This pathway involves a two-step process. The FDA must grant a Humanitarian Use Device (HUD) exemption and the device company must then submit an HDE application to the appropriate review center.
Another important requirement is that there cannot be another comparable device on the market that shares the same intended use. The FDA will consider the following when determining if there are comparable devices on the market:
The device’s indications for use and technological characteristics.
The patient population to be treated or diagnosed with the device.
Whether the device meets the needs of the identified patient population.
Part of the rationale for providing this pathway is there may not be a large enough patient population with clinical data to satisfy regular FDA requirements of safety and efficacy. Since these devices may be very crucial to patients with rare conditions, the FDA put it in place to do a proper review to determine if the device can be sold.
The food and drug administration(FDA) quality system requirements for all medical device companies are documented in the federal code of regulations, under 21 CFR part 820.
In 1990, the FDA mandated the design history file(DHF) as part of the safe medical devices act. It contains all of the product development documentation pertaining to a finished medical device. The DHF was the last step in the design controls process mandated by the FDA in 21 CFR Part 820.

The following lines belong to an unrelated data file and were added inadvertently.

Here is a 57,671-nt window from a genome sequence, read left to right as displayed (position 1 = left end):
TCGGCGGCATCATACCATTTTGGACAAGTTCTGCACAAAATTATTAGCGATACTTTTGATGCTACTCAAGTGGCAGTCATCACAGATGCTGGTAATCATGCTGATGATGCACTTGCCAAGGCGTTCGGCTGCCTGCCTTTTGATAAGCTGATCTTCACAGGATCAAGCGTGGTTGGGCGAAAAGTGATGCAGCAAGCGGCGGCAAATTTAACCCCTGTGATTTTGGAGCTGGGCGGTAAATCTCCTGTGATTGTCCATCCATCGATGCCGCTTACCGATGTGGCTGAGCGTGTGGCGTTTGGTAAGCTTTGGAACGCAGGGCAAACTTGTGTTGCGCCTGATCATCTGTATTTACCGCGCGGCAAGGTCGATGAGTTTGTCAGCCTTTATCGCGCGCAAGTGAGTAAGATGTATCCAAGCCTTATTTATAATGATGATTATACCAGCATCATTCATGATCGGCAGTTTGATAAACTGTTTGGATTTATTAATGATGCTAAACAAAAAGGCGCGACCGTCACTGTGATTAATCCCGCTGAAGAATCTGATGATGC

Overview of 21 CFR part 820
The FDA’s mandate for quality systems states that each medical device company must establish and maintain a quality system that meets the requirements of its regulations and is appropriate for the medical device they manufacture. Differently classified medical devices may have different requirements under the quality system guidelines. For example, Class I medical devices (with some exceptions) are exempt from the design controls portion of the regulations, but in general, the guidelines must be satisfied to permit the sale of a medical device within the United States.
Medical device companies should consider the quality system regulations as their “key to admission” into the medical devices marketplace.